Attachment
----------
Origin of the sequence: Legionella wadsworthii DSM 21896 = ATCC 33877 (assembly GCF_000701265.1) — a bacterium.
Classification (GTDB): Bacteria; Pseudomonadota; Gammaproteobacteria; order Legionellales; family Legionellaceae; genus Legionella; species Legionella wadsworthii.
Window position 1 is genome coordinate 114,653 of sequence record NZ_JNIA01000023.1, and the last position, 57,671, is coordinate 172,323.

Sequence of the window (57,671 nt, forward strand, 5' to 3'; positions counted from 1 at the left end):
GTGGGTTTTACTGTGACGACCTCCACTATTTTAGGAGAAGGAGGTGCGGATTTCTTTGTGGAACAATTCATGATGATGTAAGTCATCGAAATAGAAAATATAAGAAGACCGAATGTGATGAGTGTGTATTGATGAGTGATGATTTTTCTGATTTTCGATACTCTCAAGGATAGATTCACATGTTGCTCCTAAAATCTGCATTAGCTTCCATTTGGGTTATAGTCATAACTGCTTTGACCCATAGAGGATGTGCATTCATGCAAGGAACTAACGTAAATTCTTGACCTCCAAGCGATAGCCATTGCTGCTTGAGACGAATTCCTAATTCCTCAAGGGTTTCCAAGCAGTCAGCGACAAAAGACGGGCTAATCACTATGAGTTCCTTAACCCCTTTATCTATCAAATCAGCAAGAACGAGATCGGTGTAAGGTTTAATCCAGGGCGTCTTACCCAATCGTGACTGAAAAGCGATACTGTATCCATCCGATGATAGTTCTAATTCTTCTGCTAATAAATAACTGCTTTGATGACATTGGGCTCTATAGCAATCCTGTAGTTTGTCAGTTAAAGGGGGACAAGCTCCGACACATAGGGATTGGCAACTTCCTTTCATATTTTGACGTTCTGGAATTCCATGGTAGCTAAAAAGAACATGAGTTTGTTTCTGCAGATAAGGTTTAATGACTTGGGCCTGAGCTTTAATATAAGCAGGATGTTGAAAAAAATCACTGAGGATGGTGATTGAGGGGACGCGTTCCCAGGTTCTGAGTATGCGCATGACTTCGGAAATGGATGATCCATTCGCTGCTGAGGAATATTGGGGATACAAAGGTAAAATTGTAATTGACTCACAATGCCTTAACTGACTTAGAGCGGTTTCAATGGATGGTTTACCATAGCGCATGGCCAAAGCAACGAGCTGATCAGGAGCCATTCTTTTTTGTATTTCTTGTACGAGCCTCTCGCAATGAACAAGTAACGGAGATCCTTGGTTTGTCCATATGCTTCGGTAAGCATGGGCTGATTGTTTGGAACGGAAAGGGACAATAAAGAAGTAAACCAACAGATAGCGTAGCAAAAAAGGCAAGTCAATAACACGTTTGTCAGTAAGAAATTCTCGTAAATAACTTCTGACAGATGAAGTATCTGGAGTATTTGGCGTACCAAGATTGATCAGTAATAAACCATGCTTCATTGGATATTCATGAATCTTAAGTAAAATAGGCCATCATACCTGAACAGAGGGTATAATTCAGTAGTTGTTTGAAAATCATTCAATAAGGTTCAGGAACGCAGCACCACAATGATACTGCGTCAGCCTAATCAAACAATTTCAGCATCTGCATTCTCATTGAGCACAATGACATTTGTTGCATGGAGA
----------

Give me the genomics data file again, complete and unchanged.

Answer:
Origin of the sequence: Legionella wadsworthii DSM 21896 = ATCC 33877 (assembly GCF_000701265.1) — a bacterium.
Classification (GTDB): Bacteria; Pseudomonadota; Gammaproteobacteria; order Legionellales; family Legionellaceae; genus Legionella; species Legionella wadsworthii.
Window position 1 is genome coordinate 114,653 of sequence record NZ_JNIA01000023.1, and the last position, 57,671, is coordinate 172,323.

Sequence of the window (57,671 nt, forward strand, 5' to 3'; positions counted from 1 at the left end):
GTGGGTTTTACTGTGACGACCTCCACTATTTTAGGAGAAGGAGGTGCGGATTTCTTTGTGGAACAATTCATGATGATGTAAGTCATCGAAATAGAAAATATAAGAAGACCGAATGTGATGAGTGTGTATTGATGAGTGATGATTTTTCTGATTTTCGATACTCTCAAGGATAGATTCACATGTTGCTCCTAAAATCTGCATTAGCTTCCATTTGGGTTATAGTCATAACTGCTTTGACCCATAGAGGATGTGCATTCATGCAAGGAACTAACGTAAATTCTTGACCTCCAAGCGATAGCCATTGCTGCTTGAGACGAATTCCTAATTCCTCAAGGGTTTCCAAGCAGTCAGCGACAAAAGACGGGCTAATCACTATGAGTTCCTTAACCCCTTTATCTATCAAATCAGCAAGAACGAGATCGGTGTAAGGTTTAATCCAGGGCGTCTTACCCAATCGTGACTGAAAAGCGATACTGTATCCATCCGATGATAGTTCTAATTCTTCTGCTAATAAATAACTGCTTTGATGACATTGGGCTCTATAGCAATCCTGTAGTTTGTCAGTTAAAGGGGGACAAGCTCCGACACATAGGGATTGGCAACTTCCTTTCATATTTTGACGTTCTGGAATTCCATGGTAGCTAAAAAGAACATGAGTTTGTTTCTGCAGATAAGGTTTAATGACTTGGGCCTGAGCTTTAATATAAGCAGGATGTTGAAAAAAATCACTGAGGATGGTGATTGAGGGGACGCGTTCCCAGGTTCTGAGTATGCGCATGACTTCGGAAATGGATGATCCATTCGCTGCTGAGGAATATTGGGGATACAAAGGTAAAATTGTAATTGACTCACAATGCCTTAACTGACTTAGAGCGGTTTCAATGGATGGTTTACCATAGCGCATGGCCAAAGCAACGAGCTGATCAGGAGCCATTCTTTTTTGTATTTCTTGTACGAGCCTCTCGCAATGAACAAGTAACGGAGATCCTTGGTTTGTCCATATGCTTCGGTAAGCATGGGCTGATTGTTTGGAACGGAAAGGGACAATAAAGAAGTAAACCAACAGATAGCGTAGCAAAAAAGGCAAGTCAATAACACGTTTGTCAGTAAGAAATTCTCGTAAATAACTTCTGACAGATGAAGTATCTGGAGTATTTGGCGTACCAAGATTGATCAGTAATAAACCATGCTTCATTGGATATTCATGAATCTTAAGTAAAATAGGCCATCATACCTGAACAGAGGGTATAATTCAGTAGTTGTTTGAAAATCATTCAATAAGGTTCAGGAACGCAGCACCACAATGATACTGCGTCAGCCTAATCAAACAATTTCAGCATCTGCATTCTCATTGAGCACAATGACATTTGTTGCATGGAGA